Abuse vs Art: Is There a Line?

Eva Ionesco is a French model and actress but she’s making headlines for something other than her career. When Eva was eleven, she made her American modeling debut—in Playboy. Eva is the youngest person to ever appear in the magazine. That’s not all of it; Ionesco’s mother, Irina Ionesco, took the pictures.

Irina Ionesco is a self-taught photographer who gained attention due to explicit images of her daughter. Many of the photos feature coquettish poses, fetishistic clothing, and nudity. Eva has sued her mother and won 10,000 Euro ($13,213) in damages, as well as the negatives of the many explicit photographs taken of her between the ages of four and 12 years old.

Eva has said the photos resulted in her “stolen childhood” and made a movie about life with her mother called, “My Little Princess”. This isn’t a new story to Americans, however—we’ve lived through this with Brooke Shields whose own mother set up a nude photo shoot for her then ten-year-old with the hopes of a Playboy spread as well.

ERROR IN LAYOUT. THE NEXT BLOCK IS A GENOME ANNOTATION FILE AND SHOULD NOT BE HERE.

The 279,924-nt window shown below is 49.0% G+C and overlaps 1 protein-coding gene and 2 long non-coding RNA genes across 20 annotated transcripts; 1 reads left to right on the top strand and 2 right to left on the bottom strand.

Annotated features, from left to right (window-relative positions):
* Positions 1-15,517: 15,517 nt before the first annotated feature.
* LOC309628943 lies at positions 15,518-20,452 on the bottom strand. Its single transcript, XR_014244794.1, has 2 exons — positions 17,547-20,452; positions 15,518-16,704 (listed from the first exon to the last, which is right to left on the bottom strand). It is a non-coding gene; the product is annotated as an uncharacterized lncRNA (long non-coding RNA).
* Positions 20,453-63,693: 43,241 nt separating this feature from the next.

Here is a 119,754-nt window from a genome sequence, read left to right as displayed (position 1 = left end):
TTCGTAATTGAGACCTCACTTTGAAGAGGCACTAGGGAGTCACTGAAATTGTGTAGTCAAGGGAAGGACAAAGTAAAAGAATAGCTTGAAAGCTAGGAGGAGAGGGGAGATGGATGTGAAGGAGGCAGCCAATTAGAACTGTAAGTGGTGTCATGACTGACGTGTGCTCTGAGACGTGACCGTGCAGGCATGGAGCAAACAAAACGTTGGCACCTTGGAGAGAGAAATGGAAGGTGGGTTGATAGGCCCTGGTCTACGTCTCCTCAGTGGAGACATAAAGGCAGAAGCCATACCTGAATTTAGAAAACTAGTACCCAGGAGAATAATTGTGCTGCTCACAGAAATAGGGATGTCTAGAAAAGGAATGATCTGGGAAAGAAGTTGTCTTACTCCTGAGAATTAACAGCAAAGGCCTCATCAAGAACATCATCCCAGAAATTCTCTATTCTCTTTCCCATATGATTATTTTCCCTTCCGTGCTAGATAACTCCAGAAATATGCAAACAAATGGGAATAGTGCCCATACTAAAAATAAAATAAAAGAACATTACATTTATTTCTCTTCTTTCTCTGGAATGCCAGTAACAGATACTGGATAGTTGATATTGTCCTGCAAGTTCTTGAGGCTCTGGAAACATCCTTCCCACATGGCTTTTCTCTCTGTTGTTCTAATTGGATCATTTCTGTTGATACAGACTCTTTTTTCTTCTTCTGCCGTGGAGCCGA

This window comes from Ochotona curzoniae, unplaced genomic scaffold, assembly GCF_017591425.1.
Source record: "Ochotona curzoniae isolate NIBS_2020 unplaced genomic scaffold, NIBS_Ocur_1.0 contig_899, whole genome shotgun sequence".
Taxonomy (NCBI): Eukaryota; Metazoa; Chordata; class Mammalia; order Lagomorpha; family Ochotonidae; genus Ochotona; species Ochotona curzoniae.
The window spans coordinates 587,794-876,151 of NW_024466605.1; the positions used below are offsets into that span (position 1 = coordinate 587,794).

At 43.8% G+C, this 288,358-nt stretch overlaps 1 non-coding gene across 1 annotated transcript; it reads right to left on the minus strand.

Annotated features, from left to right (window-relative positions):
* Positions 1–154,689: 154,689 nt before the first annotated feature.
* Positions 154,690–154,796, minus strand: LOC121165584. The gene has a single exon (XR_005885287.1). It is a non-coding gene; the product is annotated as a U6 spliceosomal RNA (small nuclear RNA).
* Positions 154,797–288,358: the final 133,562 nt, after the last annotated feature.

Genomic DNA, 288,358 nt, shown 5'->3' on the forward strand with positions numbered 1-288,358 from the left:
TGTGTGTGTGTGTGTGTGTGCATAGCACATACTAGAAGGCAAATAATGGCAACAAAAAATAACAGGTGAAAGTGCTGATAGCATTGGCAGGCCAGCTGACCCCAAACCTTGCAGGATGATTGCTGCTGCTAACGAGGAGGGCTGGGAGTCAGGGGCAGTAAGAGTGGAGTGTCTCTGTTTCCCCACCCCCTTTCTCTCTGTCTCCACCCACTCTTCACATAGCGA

Evan Rachel Wood is another star whose mother pushed her to act, learn French, and modeled her daughter after Jodie Foster. Evan is quoted as saying, “I actually got to sit down with Jodie and I thought, ‘Not that this is a bad thing, but you’ve haunted me my entire life. I don’t know whether to kiss you or punch you.”

In the age of Dakota and Elle Fanning, the Olsen Twins, and Honey Boo Boo, there will never be a shortage of stage mothers trying to live through their children, or trying to cash in on them for that matter. The real question is how much responsibility does society have in this?

Should Playboy also have been sued for publishing the nude photos of an underage girl? Should Brooke Sheilds mother have been prosecuted for sexualizing her daughter? Should the director and producer of Blue Lagoon have to stand trial for exposing her in that film?

There’s a celebrity culture in the country and we tend to forgive these people because they make more money and have a better life than we do. It’s all covered up by saying, “its art”. When does it cross the line from art to abuse?



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